The Portland Museum of Art may soon start to feel a little like a coffee shop with good art.
Thanks to a gift by Cape Elizabeth resident Susie Konkel, the museum is now free for anyone 21 and younger, and museum director Mark Bessire hopes that kids in the neighborhood choose the museum as a place to hang out, drink coffee and wander the galleries.
“The museum doesn’t need to be a special day. It’s every day,” he said. “We want them to experience the museum on their own terms. It’s something to do that’s safe and fun and different, and you can just hang out and drink coffee with your friends or look at art in the galleries. No one is trying to sell you anything, and we’re not looking for any information.”
The new admission policy became effective Wednesday, just in time for school vacation week.
Konkel, a longtime Maine resident and lifelong educator, made a gift to the museum’s endowment, enabling the museum to waive admission fees for anyone 21 and younger. In addition, the museum is offering, for free, the Susie Konkel Pass, which provides the holder opportunities to attend special events, including movies, and a deeper level of engagement with the museum community.
In the three weeks the pass has been available, 600 people have signed up, said Elizabeth Jones, the museum’s deputy director. “There’s demand and there’s interest,” she said. “This is a gift to the PMA and a gift to the community and beyond. It’s increasing access and taking away the barriers.”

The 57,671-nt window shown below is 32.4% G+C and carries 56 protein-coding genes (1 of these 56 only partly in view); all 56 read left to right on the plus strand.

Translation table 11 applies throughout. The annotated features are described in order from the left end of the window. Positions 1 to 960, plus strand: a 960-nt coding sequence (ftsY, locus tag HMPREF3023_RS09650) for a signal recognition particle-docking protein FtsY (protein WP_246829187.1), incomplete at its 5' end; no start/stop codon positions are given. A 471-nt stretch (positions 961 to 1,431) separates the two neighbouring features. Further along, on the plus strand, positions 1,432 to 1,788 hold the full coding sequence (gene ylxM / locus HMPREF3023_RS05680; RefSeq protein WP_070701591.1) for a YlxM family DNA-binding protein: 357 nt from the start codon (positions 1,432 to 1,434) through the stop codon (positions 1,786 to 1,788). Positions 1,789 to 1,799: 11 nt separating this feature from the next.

The museum would not say how much money Konkel gave to the endowment, but Bessire said the overall endowment is worth about $40 million.
Admission to the museum was previously free to anyone 14 and younger, and is $10 for students with ID and $15 for adults. It will remain free to everyone after 4 p.m. Fridays. There are 14,000 school kids in Portland alone who could be impacted by Konkel’s gift, according to museum statistics.
Konkel said she made the gift to create the same access to arts and culture that she and her brother had while they were growing up near Washington, D.C. Their parents encouraged them to visit the museums of the Smithsonian Institution, she said. As an educator, she understands the importance of exposing kids to art and wanted to make it so kids anywhere could visit the museum, no matter their circumstances. Pass holders will have added benefits of special access and admission to certain events.
“Having a Susie Konkel Pass is beneficial for every child, not just from Maine, but from all over the world,” she said. “As a lifelong educator, it’s nice to know that anyone from preschool to high school can now go to any part of any gallery and look at art.”
Bessire said making the museum free to people 21 and younger fits the museum’s mission of creating access and taking away reasons people don’t visit.